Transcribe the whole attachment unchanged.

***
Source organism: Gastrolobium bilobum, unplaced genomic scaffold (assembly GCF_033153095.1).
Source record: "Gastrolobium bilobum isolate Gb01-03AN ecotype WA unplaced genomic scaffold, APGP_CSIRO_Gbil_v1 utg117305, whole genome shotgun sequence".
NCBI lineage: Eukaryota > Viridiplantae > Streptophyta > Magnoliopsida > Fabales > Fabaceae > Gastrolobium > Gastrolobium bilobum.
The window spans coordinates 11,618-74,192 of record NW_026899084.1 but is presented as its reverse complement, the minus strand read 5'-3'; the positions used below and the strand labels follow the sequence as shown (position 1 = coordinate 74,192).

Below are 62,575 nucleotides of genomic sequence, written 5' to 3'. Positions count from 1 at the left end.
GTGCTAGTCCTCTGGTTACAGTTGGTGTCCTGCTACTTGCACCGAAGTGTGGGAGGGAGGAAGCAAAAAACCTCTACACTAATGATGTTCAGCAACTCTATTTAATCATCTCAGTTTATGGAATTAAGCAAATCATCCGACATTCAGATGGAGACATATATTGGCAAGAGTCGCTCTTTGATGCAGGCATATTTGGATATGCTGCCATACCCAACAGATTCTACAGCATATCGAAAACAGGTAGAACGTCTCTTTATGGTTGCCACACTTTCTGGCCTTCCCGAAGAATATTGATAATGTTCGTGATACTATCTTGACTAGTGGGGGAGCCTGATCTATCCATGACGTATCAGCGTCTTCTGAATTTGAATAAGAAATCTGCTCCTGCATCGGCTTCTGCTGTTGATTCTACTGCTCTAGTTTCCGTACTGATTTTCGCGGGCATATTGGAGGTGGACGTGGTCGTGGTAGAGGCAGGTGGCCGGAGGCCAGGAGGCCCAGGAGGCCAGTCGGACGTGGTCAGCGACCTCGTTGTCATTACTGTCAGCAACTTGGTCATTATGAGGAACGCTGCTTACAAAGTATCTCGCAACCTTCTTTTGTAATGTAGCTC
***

Source organism: Gastrolobium bilobum, unplaced genomic scaffold (assembly GCF_033153095.1).
Source record: "Gastrolobium bilobum isolate Gb01-03AN ecotype WA unplaced genomic scaffold, APGP_CSIRO_Gbil_v1 utg117305, whole genome shotgun sequence".
NCBI lineage: Eukaryota > Viridiplantae > Streptophyta > Magnoliopsida > Fabales > Fabaceae > Gastrolobium > Gastrolobium bilobum.
The window spans coordinates 11,618-74,192 of record NW_026899084.1 but is presented as its reverse complement, the minus strand read 5'-3'; the positions used below and the strand labels follow the sequence as shown (position 1 = coordinate 74,192).

Below are 62,575 nucleotides of genomic sequence, written 5' to 3'. Positions count from 1 at the left end.
GTGCTAGTCCTCTGGTTACAGTTGGTGTCCTGCTACTTGCACCGAAGTGTGGGAGGGAGGAAGCAAAAAACCTCTACACTAATGATGTTCAGCAACTCTATTTAATCATCTCAGTTTATGGAATTAAGCAAATCATCCGACATTCAGATGGAGACATATATTGGCAAGAGTCGCTCTTTGATGCAGGCATATTTGGATATGCTGCCATACCCAACAGATTCTACAGCATATCGAAAACAGGTAGAACGTCTCTTTATGGTTGCCACACTTTCTGGCCTTCCCGAAGAATATTGATAATGTTCGTGATACTATCTTGACTAGTGGGGGAGCCTGATCTATCCATGACGTATCAGCGTCTTCTGAATTTGAATAAGAAATCTGCTCCTGCATCGGCTTCTGCTGTTGATTCTACTGCTCTAGTTTCCGTACTGATTTTCGCGGGCATATTGGAGGTGGACGTGGTCGTGGTAGAGGCAGGTGGCCGGAGGCCAGGAGGCCCAGGAGGCCAGTCGGACGTGGTCAGCGACCTCGTTGTCATTACTGTCAGCAACTTGGTCATTATGAGGAACGCTGCTTACAAAGTATCTCGCAACCTTCTTTTGTAATGTAGCTC